The Phillies entered the season’s final month with a winning record at 69-65. Though they had fallen to third place by that point, the club was still squarely in the postseason hunt at just 3.5 games behind the second NL Wildcard playoff berth.

Over that final month, the Phillies produced just a 12-16 record, collapsing in both the standings and that playoff hunt. In the end, they finished eight games behind the Milwaukee Brewers for that second NL Wildcard spot.

However, despite the losing record during the month of September 2019, there were positive signs which might bode well for the 2020 Phillies campaign to come.

While much was made last season of injuries to the bullpen and inconsistencies across the starting pitching rotation – and those did indeed exist, and were obvious contributing factors to the final record – one fundamental offensive statistic also reveals a big part of the problem.

In 2019, the Phillies offense finished 14th, or middle-of-the-pack among the 30 teams of Major League Baseball, with 774 runs scored. Seems about what you might expect for a .500 ball club, right?

But when you take a glance only a little bit beyond those overall numbers you find more than just a middling group of run producers. The 2019 Phillies hitters cannot even be considered to have been simply inconsistent. This was actually a truly schizophrenic bunch.

The magic number for the 2019 Philadelphia Phillies turned out to be four. Score four or more runs, and you win the vast majority of the time. Don’t reach that mark and you lose.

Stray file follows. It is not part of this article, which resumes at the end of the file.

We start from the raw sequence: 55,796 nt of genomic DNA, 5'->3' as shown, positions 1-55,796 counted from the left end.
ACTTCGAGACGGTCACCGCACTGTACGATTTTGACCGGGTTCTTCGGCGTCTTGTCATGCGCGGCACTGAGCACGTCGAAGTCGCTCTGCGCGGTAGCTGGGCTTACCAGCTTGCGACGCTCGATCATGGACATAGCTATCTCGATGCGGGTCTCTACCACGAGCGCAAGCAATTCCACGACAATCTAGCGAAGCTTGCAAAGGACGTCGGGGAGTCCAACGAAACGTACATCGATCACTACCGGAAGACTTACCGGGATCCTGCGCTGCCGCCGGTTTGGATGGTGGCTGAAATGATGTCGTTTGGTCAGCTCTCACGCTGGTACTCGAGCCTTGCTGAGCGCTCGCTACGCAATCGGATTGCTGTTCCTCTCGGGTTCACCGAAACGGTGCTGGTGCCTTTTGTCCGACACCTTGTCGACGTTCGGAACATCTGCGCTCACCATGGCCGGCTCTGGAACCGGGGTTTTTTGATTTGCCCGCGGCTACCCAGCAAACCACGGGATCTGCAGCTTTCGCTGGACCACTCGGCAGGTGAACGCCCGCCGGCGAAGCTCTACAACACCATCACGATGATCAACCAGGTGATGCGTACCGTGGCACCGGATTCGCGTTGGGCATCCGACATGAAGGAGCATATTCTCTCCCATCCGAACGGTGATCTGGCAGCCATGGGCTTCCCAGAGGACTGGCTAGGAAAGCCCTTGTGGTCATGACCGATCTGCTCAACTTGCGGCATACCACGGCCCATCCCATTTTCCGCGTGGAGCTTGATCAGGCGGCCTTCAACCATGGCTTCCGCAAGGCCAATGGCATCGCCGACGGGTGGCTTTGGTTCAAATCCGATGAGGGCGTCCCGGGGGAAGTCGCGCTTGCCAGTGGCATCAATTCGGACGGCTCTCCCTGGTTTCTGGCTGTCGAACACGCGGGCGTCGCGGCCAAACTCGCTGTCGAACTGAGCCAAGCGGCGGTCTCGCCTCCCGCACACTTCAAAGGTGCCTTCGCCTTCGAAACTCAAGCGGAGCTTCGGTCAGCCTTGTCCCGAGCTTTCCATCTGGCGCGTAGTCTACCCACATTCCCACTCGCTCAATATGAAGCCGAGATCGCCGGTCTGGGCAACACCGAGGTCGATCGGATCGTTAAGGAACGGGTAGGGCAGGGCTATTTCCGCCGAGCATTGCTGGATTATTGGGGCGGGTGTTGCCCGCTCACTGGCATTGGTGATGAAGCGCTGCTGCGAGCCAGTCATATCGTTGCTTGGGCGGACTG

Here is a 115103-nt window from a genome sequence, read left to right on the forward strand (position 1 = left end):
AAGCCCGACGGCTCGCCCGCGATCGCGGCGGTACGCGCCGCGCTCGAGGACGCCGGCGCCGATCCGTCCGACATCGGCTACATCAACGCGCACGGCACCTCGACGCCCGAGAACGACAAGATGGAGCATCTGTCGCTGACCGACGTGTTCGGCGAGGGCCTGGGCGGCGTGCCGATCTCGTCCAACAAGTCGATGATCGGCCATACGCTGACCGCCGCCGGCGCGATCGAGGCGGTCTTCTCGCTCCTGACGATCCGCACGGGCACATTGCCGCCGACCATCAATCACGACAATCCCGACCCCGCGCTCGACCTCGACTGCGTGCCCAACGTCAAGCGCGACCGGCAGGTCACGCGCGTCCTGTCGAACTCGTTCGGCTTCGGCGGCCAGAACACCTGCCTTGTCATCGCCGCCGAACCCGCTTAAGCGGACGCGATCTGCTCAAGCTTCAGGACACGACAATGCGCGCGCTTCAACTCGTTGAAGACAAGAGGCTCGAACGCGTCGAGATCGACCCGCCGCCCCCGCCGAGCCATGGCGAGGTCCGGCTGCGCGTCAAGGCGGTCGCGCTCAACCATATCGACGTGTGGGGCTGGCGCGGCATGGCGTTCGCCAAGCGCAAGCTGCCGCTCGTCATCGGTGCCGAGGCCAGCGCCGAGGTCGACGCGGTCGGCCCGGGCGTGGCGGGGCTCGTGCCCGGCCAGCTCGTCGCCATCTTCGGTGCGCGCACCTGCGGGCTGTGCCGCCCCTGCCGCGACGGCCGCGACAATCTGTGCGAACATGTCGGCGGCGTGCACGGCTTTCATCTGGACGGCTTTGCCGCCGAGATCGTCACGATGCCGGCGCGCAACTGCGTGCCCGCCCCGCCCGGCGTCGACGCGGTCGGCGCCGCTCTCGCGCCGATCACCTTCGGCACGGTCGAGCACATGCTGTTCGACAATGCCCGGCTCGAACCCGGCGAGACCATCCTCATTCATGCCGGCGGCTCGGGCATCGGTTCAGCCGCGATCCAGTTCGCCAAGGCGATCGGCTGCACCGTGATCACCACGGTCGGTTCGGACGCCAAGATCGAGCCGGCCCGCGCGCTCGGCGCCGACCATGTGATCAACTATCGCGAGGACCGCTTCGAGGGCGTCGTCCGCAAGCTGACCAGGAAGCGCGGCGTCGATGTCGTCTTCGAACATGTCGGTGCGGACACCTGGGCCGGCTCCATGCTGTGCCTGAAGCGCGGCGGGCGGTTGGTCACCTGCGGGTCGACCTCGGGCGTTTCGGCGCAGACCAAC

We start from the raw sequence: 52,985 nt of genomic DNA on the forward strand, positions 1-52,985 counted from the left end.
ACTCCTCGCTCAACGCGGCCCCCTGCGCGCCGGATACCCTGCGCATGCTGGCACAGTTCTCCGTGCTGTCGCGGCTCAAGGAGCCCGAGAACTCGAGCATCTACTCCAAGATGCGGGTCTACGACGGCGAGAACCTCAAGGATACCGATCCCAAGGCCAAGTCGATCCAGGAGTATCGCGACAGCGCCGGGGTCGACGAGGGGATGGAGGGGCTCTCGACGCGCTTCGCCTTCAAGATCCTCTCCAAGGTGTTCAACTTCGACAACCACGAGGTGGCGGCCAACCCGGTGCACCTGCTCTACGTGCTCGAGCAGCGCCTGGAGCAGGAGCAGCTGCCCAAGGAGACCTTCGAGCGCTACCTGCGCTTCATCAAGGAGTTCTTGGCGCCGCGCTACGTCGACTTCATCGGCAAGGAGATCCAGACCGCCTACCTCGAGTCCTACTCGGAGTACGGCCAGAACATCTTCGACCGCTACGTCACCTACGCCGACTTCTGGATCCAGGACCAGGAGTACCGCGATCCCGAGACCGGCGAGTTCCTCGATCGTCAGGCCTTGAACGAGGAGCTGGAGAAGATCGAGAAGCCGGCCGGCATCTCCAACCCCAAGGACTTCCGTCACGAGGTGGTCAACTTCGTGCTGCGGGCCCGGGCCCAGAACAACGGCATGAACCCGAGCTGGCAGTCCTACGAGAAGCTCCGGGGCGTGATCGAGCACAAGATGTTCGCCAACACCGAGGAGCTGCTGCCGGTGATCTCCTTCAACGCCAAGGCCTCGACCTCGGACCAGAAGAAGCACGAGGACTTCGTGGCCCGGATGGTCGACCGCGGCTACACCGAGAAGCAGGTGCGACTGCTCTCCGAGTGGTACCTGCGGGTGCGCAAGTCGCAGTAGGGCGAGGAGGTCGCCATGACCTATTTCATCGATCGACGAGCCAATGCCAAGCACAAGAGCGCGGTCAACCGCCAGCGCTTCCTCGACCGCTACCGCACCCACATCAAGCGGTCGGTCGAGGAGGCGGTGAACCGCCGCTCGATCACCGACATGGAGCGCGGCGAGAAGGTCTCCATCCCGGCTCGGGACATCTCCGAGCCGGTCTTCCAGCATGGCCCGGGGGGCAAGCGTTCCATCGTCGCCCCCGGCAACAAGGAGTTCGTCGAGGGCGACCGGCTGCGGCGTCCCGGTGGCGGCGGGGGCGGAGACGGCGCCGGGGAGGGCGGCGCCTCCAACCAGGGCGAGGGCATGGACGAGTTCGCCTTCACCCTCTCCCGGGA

The Phillies were 72-23 during the 2019 season in those games in which the offense produced at least four runs scored. That figure was fourth-best in the 15-team National League, trailing only the baseball’s top regular season club, the LA Dodgers, as well as the World Series champion Washington Nationals and the NL Central champion Saint Louis Cardinals.

However, when the Phillies offense failed to reach that four-run mark, the club went just 9-58, a .134 winning percentage that was 14th of the 15 National League clubs.

The deficient pitching was a big part of that latter poor record. When the Phillies offense couldn’t score, the pitching wasn’t good enough to win games on their own.

For some perspective, the franchise-record 102-win Phillies team of 2011 failed to score at least four runs in 78 games. Last year’s club was 11 games better in that regard. The 2011 club with Ryan Howard, Chase Utley, Jimmy Rollins, Shane Victorino, and Raul Ibanez leading the way finished just 13th in the NL in runs scored that year.

But that 2011 Phillies ball club also went 30-48 during games in which their offense failed to score at least four runs. It was the outstanding pitching of Roy Halladay, Cliff Lee, Cole Hamels, Roy Oswalt, Vance Worley, and a solid bullpen led by closer Ryan Madson that made such a record possible.